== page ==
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It appears that not everyone has given up on biofuels (OK, at least biodiesel). I came across an interesting math in Altenergymag that showed how India could actually become an exporter of crude, yep, exporter.

Here’s how the train of logic runs: “At present India imports around 800 million bbl crude oil per annum. To make this deficit good India needs 8 million more well with an investment of US$ 4 trillion. Contrary to this a plantation of 20 billion biodiesel trees with an investment of US$ 40 billion can produce 900 million bbl crude per annum with amazing other benefit of environment, employment and rural electrification.”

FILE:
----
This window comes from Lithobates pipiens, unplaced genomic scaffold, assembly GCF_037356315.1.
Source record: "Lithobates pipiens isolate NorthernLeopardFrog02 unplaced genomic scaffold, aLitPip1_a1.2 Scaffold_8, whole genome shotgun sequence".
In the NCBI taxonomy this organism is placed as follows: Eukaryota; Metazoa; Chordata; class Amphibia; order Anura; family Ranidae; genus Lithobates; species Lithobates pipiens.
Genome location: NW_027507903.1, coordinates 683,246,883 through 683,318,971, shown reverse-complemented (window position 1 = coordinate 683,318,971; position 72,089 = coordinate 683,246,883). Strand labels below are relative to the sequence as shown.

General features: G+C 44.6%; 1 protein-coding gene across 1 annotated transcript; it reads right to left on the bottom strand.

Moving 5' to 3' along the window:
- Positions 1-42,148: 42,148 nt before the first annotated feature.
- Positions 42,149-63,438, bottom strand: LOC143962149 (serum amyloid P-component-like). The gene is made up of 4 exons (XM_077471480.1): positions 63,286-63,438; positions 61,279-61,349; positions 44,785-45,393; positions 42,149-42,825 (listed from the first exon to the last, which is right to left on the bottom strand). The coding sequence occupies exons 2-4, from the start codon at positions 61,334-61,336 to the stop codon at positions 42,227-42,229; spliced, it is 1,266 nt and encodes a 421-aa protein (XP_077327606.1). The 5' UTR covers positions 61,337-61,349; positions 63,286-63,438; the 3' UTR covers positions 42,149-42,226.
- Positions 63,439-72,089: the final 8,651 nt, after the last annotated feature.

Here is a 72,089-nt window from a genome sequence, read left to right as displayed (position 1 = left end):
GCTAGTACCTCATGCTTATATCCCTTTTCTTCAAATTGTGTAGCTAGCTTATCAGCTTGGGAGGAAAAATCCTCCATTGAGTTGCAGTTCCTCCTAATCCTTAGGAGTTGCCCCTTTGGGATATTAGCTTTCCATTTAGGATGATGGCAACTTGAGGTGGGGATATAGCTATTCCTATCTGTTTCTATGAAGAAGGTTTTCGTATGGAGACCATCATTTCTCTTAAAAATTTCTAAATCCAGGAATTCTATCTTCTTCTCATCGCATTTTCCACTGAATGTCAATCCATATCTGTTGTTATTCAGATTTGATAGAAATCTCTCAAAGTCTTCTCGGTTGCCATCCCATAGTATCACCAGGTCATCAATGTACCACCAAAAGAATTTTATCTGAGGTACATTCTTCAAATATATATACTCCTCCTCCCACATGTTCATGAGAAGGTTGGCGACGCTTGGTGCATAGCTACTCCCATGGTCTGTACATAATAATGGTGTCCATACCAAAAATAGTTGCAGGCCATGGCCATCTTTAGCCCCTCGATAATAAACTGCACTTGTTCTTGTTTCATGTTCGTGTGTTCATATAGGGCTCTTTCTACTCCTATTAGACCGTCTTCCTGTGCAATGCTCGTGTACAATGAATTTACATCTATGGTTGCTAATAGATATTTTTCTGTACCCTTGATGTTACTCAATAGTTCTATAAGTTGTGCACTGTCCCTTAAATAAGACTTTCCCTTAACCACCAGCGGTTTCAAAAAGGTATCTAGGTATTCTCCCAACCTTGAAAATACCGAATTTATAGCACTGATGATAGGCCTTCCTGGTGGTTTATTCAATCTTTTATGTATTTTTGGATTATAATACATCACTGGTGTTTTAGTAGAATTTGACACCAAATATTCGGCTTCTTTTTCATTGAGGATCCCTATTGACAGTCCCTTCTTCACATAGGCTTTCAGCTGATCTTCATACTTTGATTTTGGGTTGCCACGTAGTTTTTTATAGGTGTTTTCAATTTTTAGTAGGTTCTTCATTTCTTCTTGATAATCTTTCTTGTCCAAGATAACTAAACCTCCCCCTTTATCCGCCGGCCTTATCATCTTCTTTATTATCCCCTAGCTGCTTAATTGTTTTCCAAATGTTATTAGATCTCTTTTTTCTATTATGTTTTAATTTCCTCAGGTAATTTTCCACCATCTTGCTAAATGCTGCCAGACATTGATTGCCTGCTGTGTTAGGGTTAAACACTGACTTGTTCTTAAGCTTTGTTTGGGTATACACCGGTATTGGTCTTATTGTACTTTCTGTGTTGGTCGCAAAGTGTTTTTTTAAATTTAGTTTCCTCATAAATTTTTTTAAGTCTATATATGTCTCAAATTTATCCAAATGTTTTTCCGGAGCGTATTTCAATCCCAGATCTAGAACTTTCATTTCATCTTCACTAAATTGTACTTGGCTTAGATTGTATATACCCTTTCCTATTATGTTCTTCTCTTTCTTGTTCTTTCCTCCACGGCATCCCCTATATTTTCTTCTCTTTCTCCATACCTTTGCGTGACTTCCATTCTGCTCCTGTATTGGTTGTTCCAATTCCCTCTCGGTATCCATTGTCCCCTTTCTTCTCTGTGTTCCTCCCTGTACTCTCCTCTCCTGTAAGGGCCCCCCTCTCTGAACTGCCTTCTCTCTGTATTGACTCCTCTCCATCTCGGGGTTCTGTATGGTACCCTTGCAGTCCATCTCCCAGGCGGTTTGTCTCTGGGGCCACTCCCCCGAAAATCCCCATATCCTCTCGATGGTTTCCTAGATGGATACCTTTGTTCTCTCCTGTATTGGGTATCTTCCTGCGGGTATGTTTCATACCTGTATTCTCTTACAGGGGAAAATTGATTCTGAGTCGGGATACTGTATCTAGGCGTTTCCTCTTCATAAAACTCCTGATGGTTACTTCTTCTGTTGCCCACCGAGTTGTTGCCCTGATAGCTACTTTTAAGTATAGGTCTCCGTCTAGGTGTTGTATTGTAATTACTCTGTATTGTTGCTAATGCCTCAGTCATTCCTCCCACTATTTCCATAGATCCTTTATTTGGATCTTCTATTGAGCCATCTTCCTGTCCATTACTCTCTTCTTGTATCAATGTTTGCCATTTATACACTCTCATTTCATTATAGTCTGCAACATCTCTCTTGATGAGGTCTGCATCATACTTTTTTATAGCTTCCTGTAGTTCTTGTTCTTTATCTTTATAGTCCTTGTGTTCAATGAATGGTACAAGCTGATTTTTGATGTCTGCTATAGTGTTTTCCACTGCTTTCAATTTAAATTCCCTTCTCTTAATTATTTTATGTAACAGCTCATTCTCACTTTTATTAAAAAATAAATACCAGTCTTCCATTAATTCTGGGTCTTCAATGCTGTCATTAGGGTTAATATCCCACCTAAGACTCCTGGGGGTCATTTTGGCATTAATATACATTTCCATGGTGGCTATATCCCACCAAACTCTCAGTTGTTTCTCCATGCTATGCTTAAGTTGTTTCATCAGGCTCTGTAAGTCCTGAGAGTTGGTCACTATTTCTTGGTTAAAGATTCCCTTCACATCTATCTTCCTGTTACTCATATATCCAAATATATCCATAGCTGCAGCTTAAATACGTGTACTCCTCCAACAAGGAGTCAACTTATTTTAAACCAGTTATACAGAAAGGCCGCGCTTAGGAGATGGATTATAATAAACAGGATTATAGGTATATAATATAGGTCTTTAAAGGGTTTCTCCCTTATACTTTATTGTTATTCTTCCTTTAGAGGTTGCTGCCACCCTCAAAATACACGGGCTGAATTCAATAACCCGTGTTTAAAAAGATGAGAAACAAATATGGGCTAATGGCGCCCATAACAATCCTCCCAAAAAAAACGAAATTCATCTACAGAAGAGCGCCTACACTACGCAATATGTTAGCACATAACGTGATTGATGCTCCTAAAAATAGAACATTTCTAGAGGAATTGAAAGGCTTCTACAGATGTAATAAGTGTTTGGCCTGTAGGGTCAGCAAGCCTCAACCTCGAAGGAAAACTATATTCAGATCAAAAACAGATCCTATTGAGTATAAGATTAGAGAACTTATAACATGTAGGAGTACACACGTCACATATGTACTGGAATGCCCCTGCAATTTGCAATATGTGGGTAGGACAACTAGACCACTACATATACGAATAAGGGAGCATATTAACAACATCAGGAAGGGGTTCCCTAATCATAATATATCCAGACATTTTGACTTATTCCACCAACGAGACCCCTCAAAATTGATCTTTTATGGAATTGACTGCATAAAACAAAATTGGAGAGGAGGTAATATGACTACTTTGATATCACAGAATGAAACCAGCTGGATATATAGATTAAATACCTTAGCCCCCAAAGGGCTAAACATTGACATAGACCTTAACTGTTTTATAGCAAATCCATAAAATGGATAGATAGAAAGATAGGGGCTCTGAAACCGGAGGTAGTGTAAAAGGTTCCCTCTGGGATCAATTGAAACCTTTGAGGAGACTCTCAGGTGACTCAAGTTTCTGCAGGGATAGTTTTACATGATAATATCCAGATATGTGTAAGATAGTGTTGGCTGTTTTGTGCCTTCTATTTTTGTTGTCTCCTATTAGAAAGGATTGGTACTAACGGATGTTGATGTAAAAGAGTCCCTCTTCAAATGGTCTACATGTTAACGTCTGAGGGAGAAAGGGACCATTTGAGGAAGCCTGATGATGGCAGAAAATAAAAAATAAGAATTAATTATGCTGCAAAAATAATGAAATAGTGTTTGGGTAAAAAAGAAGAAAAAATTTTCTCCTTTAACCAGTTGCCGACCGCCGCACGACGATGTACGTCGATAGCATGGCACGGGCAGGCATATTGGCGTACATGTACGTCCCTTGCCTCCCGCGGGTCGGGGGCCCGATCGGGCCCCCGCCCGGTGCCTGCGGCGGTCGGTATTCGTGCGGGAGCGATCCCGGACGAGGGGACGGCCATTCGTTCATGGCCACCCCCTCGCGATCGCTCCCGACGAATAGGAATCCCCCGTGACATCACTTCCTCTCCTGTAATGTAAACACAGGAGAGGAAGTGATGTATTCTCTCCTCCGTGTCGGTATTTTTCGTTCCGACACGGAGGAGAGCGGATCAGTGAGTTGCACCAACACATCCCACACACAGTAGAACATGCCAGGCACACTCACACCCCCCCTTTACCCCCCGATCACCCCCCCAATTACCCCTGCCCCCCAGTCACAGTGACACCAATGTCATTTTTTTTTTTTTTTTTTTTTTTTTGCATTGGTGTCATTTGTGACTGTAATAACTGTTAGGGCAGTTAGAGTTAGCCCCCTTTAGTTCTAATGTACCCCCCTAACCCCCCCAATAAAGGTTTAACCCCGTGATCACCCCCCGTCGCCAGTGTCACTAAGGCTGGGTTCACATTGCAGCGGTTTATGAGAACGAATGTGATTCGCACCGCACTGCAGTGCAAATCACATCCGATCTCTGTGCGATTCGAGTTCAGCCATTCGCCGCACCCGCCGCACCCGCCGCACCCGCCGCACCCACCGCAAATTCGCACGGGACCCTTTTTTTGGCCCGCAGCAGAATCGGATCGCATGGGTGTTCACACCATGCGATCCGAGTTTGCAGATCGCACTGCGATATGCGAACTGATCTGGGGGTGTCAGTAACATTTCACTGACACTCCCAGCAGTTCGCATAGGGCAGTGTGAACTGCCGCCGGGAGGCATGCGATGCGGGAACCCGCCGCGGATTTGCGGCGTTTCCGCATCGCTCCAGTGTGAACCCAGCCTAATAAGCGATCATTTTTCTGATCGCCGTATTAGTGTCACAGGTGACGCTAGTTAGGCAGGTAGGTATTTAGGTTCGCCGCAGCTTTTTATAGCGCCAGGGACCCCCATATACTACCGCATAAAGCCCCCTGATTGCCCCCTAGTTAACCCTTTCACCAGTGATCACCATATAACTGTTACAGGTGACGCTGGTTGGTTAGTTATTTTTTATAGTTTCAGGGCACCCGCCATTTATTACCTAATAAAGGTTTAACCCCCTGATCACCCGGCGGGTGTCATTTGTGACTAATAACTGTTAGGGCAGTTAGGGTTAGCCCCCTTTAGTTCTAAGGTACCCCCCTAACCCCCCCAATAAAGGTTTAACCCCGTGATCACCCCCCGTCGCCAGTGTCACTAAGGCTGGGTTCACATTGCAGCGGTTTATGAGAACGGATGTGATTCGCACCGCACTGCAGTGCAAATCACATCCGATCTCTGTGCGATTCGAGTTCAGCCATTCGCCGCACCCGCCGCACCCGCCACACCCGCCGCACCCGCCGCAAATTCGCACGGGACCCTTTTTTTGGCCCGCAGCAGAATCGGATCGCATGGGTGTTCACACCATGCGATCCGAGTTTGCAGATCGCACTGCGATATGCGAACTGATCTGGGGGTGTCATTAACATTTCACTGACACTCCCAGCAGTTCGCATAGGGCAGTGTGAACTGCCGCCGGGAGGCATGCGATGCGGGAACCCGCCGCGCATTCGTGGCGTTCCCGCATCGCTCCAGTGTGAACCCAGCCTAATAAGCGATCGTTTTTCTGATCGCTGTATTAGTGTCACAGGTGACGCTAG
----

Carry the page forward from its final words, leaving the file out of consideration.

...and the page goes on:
So far, so good. As they say, planning is an enjoyable exercise indeed. When it is time to roll out these plans, the devil crops up from absolutely nowhere.

20 billion biodiesel trees. Nice round number. But what are these trees going to be? Palm or soy? Forget it, those are for food, and anyway I am not entirely sure if we have so much agricultural land for these two crops. Jatropha? Ah well, this tree is yet to provide even a fraction of its expected yield, so let’s hold our horses until we can get some solid real life proof that Jatropha can indeed provide 2 T of oil per hectare per year (right now, the best yields I have heard of are about 0.5 T, and as I said, these are the best yields!). Karanj? Any number of other plants like Jatropha? The bad news is, there is hardly any large scale plantation for any of these trees for us to have any amount of confidence about them.

That really leaves us with the 40 billion dollar question: We have the land and we have the will, but where is the tree?